After 24-year old Ethiopian man, Yehuda Biaga, was shot dead by a police officer, thousands of Israelis took to the streets and demonstrated peacefully against unjust police brutality. Protesters gathered by Azrieli Towers in Tel Aviv and caused a standstill in traffic. Their aim was to bring attention to the blatant racism and prejudice they experience daily based on the color of their skin.
The Israeli police department is familiar with the issue, and has responded with the launch of a new project, equipping about 12,000 officers with body cameras. After debate, border guards and riot police will be included. About half will be put into use this year, with a hope to incentivize justice and fairness among the police force. While high tension still exists, there is one reason to celebrate.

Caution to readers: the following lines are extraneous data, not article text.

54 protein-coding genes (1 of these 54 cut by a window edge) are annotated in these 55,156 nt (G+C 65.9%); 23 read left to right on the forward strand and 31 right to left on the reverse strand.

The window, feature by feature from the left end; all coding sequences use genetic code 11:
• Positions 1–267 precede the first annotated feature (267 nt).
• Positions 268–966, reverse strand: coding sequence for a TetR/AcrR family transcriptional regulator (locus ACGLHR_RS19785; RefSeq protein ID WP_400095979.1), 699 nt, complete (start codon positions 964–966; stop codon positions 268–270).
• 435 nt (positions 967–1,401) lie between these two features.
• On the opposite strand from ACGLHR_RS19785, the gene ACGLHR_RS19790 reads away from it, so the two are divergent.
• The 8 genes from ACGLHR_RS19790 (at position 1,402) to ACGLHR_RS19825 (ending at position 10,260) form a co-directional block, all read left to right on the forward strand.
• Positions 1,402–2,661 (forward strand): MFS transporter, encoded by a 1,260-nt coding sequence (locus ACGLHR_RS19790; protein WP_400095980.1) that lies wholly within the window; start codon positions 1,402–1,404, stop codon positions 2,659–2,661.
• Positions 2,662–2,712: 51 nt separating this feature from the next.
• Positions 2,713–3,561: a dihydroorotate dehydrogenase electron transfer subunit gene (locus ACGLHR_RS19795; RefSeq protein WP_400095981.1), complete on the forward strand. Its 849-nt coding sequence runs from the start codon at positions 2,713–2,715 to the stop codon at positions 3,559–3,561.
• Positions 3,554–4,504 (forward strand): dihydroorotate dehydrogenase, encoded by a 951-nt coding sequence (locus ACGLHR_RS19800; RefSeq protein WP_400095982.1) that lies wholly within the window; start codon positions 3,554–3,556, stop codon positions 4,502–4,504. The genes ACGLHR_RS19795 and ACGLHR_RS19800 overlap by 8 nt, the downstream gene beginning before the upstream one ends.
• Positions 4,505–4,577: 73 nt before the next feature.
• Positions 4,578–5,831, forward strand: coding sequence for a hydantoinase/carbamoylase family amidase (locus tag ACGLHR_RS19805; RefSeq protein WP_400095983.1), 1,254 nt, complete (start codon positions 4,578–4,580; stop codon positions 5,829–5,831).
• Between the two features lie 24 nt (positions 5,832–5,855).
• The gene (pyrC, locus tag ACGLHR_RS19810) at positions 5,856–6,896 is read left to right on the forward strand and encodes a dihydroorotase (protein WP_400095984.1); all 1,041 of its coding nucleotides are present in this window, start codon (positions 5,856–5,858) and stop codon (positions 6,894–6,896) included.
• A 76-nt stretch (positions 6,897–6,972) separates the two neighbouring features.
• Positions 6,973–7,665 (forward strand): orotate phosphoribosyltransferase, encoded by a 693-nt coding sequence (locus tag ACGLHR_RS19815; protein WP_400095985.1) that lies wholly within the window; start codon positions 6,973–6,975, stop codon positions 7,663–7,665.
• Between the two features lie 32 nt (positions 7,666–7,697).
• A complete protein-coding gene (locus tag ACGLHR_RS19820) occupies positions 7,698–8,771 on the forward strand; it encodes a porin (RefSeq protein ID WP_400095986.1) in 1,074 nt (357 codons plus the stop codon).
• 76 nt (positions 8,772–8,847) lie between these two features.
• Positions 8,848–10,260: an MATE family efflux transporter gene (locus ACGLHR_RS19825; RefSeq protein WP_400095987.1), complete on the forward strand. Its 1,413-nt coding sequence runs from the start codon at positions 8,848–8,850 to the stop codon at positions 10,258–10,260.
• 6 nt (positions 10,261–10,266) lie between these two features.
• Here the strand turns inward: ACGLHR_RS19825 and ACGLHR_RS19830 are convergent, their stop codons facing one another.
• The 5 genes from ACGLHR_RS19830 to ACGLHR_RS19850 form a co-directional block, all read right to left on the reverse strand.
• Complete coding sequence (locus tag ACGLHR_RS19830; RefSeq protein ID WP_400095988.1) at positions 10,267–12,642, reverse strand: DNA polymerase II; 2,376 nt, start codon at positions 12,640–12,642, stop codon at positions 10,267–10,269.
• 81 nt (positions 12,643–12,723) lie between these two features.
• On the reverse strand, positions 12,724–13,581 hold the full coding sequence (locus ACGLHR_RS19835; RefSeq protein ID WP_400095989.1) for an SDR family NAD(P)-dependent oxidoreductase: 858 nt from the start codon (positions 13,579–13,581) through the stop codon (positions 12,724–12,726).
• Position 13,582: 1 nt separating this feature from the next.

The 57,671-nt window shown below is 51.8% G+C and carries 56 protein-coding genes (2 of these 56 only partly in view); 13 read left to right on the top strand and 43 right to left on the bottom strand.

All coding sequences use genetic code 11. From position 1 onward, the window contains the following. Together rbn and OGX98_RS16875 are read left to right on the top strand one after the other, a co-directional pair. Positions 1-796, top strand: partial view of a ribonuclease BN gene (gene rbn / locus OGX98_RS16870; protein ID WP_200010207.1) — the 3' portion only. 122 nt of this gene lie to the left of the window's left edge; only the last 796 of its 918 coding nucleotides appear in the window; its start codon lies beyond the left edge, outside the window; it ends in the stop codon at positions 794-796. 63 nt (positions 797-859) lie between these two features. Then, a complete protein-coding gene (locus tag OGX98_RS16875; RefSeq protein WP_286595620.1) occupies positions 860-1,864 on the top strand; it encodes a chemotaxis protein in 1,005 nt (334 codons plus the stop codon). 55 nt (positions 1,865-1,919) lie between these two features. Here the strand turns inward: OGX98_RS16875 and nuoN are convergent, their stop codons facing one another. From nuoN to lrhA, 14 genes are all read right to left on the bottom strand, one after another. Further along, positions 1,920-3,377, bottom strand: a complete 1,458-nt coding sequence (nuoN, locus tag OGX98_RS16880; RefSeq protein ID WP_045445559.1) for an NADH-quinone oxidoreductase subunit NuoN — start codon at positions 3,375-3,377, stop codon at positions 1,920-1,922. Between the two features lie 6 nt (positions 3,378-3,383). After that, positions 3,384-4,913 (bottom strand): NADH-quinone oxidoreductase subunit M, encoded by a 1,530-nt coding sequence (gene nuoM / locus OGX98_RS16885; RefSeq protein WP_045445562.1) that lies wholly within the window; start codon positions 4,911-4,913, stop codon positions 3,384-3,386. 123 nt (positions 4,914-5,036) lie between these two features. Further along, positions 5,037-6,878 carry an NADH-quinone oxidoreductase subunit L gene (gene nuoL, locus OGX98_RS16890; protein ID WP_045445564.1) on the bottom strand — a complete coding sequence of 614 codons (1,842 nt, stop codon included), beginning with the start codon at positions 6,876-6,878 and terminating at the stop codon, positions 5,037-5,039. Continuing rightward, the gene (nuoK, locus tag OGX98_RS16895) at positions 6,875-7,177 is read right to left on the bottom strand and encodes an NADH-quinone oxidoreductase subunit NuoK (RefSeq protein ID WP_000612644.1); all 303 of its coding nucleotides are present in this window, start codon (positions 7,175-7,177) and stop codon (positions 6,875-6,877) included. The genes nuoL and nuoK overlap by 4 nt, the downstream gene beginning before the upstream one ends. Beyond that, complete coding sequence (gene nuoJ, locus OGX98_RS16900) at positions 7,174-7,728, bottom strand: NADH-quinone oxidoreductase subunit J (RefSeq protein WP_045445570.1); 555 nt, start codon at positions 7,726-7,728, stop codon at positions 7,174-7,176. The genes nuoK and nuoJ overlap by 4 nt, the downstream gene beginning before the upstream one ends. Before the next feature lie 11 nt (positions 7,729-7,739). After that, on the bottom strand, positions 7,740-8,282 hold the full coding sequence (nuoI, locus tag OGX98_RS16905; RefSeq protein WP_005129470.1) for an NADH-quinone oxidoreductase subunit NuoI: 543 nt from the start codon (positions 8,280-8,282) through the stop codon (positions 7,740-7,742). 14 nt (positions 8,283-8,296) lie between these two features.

In the first wave of approvals, Israel granted a total of 1,000 Jewish Ethiopians allowance to move to Israel, with 82 people arriving on Monday night. In 2018, the immigration of only one family was approved.
This is the first bulk wave allowance of Ethiopian immigrants since 2015, when the Israeli government approved a budget to support the arrival of such immigrants. The budget has not yet been established to support the Aliyah process. About 80% of families remain in Ethiopia, waiting decades to be allowed to immigrate.